- Anyone who wishes to dedicate themselves to serving Hashem and studying Torah becomes similar to a Levi.
Not only the tribe of Levi, but each well-informed thinking person whose spirit moves him to devote himself to the service of the Lord, to know the Lord, and has walked uprightly after casting off his neck the yoke of many a cunning wile that men contrived, is indeed divinely consecrated, and the Lord will forever and ever be his portion. God will provide sufficiently for his needs, as he did for the priests and the Levites. David, may he rest in peace, declared: "The Lord is my allotted portion and my cup; thou holdest my lot" (Psalm 16:5).
- Times change, and while it may be idea for everyone to work and study as was the custom in the times of the Talmud and Rishonim, it has become the custom for each community to support some people studying.
Some of the great scholars in Israel were hewers of wood, some of them drawers of water, and some of them blind: nevertheless they engaged themselves in the study of the Torah by day and by night. Moreover, they are included among those who translated the tradition as it was transmitted from mouth of man to mouth of man, even from the mouth of Moses our Master.
Rabbi Israel Meir Kagen (Chofetz Chaim) rules that even the Rambam would agree that nowadays one may learn full-time., since it is so difficult for someone to simultaneously devote himself to a livelihood and also master the Torah.
בכל דרכיך דעהו: כתב בתשובת דבר שמואל סימן קל"ח שאלה איזו היא דרך ישרה שיבור לו האדם אם לעסוק בתורה ולהרבות גבולו בתלמידים כל ימי השבוע וליהנות מאחרים או ליהנות מיגיע כפיו ומלאכה נקיה כל ימי השבוע ולעסוק בתורה לבד כל יום השבת [ואין כונתו שלא ילמוד כלל כל ימי השבוע דהא פשיטא דמחוייב האדם עכ"פ לקבוע עתים לתורה בכל יום כמבואר בסימן קנ"ה ובסימן רל"ח וביורה דעה סימן רמ"ו אלא כונתו על יתר העת שביום איך יתנהג. וגם שאלתו הוא דוקא אם העסק שלו הוא נקי מתערובות גזל ורבית ואונאה דאל"ה אין זה ספק כלל אחד דעסקים כאלו שוב אין נקרא נהנה מיגיע כפו אלא מיגיעת אחרים ועוד דמוטב להתבייש בעוה"ז ולקבל מאה מתנות ולא לעבור פעם אחד על לאו דאורייתא של לא תגזול] ואעתיק בקצרה עיקר תשובתו לשואלו הלא ראתה עינו הבדולח מה שכתוב בטור יורה דעה סימן רמ"ו בב"י ובב"ח ובט"ז ובש"ך בשם ספר ים של שלמה ומכולם האריך למענתו מהר"י קאר"ו בספרו כ"מ הלכות ת"ת פ"ה וכו' אך הנראה לע"ד שאפילו הרמב"ם ז"ל יסכים בנידון דידן להתיר דאין דנין אפשר משאי אפשר וכיון שכפי צורך השעה והמקום א"א לזה האיש החפץ בחיים להתקיים תלמודו בידו לזכות בו את הרבים כ"א בסיפוק צרכיו ע"י אחרים הרי הוא ככל המון הדיינים והחכמים שהיו מקבלים שכר מתרומת הלשכה כדגרסינן בכתובות פרק שני דייני גזירות והרמב"ם ז"ל פסק כן בהלכות שקלים פ"ד וז"ל מגיהי ספרים שבירושלים ודיינים שדנים את הגזלנים נוטלין שכרן וכו' ואם לא הספיקו להם אע"פ שלא רצו מוסיפין להם כדי צרכן להם ונשיהם ובניהם ובני ביתם. ואיך יעלה על הדעת שיורה בכגון זה הרב ז"ל שיותר טוב לאדם לאחוז בסכלות וחסרון החכמה כל ימיו אשר הוא גרמא לכמה נזקין ומכשלות תלמוד המביא לידי מעשה ולמנוע טוב מבעליו מפני היותו נהנה מאת אחיו וע"ש עוד מה שהאריך בענין זה ולפלא על הבה"ט שלא העתיק רק השאלה ולא התשובה:.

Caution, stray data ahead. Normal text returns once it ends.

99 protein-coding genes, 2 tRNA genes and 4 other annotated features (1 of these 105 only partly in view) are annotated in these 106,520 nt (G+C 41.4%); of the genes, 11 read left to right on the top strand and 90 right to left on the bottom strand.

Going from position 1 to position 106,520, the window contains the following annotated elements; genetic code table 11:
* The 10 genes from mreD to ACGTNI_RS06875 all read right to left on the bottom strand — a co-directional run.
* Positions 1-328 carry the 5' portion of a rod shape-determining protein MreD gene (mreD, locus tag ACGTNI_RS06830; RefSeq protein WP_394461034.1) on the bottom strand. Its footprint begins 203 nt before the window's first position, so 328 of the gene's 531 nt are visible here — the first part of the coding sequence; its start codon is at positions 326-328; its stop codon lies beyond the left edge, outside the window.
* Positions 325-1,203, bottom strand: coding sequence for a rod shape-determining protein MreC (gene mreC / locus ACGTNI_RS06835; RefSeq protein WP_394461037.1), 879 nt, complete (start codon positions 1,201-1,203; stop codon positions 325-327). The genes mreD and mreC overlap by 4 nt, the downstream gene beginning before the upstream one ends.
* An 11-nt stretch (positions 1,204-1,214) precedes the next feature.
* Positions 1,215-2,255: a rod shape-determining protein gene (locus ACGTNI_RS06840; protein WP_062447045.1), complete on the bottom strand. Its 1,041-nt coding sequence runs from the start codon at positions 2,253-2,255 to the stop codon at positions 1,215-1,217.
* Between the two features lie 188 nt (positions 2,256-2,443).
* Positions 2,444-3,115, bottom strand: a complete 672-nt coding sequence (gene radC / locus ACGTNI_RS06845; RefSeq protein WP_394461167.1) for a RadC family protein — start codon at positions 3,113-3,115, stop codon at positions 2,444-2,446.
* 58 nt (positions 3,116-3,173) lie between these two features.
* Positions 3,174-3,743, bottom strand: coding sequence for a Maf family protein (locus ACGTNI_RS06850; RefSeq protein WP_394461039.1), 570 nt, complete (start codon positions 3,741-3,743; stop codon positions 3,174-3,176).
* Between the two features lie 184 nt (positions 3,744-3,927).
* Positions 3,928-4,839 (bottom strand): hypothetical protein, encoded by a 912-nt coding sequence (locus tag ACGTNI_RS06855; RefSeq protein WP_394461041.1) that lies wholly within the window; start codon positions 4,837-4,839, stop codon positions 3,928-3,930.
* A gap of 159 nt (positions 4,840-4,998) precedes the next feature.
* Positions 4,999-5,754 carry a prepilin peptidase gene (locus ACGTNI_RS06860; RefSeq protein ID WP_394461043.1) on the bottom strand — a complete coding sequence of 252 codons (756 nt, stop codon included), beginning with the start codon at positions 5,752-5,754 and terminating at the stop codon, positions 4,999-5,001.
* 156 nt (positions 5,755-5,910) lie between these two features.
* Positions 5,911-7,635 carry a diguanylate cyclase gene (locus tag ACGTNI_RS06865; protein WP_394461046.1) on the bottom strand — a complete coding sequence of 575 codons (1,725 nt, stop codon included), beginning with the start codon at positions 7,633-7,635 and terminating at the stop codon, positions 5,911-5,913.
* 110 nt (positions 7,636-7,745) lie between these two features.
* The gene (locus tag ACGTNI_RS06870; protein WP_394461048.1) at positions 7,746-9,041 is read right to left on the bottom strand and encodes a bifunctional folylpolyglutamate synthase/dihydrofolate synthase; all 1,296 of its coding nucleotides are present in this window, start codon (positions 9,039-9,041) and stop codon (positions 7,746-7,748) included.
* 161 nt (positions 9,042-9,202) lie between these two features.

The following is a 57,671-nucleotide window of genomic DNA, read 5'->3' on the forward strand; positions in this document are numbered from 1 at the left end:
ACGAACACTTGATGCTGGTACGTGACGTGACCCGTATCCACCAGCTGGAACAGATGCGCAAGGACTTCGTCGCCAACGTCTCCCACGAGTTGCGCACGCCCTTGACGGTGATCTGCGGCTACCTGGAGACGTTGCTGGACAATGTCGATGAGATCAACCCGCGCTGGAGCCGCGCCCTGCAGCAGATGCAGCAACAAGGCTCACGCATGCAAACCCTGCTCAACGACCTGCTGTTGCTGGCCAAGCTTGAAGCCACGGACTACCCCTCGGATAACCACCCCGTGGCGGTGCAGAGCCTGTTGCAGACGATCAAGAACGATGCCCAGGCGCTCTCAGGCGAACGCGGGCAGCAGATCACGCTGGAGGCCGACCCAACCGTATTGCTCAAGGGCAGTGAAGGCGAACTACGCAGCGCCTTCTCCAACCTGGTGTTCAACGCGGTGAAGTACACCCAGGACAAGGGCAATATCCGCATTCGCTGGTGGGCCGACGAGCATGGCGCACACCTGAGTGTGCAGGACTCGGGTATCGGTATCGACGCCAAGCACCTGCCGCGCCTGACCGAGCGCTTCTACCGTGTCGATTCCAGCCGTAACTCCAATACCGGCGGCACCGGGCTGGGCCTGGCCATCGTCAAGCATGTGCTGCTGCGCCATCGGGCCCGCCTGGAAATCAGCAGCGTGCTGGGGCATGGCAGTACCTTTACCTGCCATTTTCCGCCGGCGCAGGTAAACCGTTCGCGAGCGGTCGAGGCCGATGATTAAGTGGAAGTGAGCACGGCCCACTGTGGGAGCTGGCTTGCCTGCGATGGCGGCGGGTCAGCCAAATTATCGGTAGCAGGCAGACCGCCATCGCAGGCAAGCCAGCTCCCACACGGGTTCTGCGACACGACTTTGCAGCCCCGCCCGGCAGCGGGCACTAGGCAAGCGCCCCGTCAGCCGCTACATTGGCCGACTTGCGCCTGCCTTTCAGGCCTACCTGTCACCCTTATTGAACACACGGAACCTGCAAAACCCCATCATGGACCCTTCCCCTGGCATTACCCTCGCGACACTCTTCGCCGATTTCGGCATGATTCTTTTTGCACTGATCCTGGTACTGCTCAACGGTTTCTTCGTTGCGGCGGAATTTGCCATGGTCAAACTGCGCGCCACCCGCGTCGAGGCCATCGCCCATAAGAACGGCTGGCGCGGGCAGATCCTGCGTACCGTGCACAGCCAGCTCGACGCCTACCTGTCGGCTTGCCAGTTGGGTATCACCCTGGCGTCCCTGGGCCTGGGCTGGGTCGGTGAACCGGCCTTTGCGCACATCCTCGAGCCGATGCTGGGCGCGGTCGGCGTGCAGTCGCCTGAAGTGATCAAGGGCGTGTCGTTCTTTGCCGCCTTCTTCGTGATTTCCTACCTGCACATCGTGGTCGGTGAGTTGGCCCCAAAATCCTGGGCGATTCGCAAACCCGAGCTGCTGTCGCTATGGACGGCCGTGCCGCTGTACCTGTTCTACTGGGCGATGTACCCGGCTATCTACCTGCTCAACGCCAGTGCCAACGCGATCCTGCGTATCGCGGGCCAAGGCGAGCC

- Supporting full-time Torah scholars has precedence in Talmud and poskim, as well.
"Ten idlers: Respectable men who are free from work to be involved in the public needs, and to come first to the synagogue so that there will always be a minyan at the time of prayers. They are supported by the community."
What kind of city is considered large? Any in which there are ten idle men. Any less than that, it is considered a village.
Mishneh Torah, Shoftim, Sanhedrin 1:10 rules that this is a requirement for having a Sanhedrin in a city:
Why is a Sanhedrin set up only in a town that has a population of one hundred and twenty or more? The population must be sufficiently large to provide twenty-three judges, three rows comprising sixty-nine alternates, ten men of leisure for the synagogue (minyan), two clerks, two sheriffs, two litigants, two witnesses, two men to refute a testimony, two men to rebut those who refute, two charity collectors, plus one to constitute a minimum of three for the distribution of charity, a competent surgeon, a scribe, an elementary teacher; thus totaling one hundred and twenty.
Hope this helps!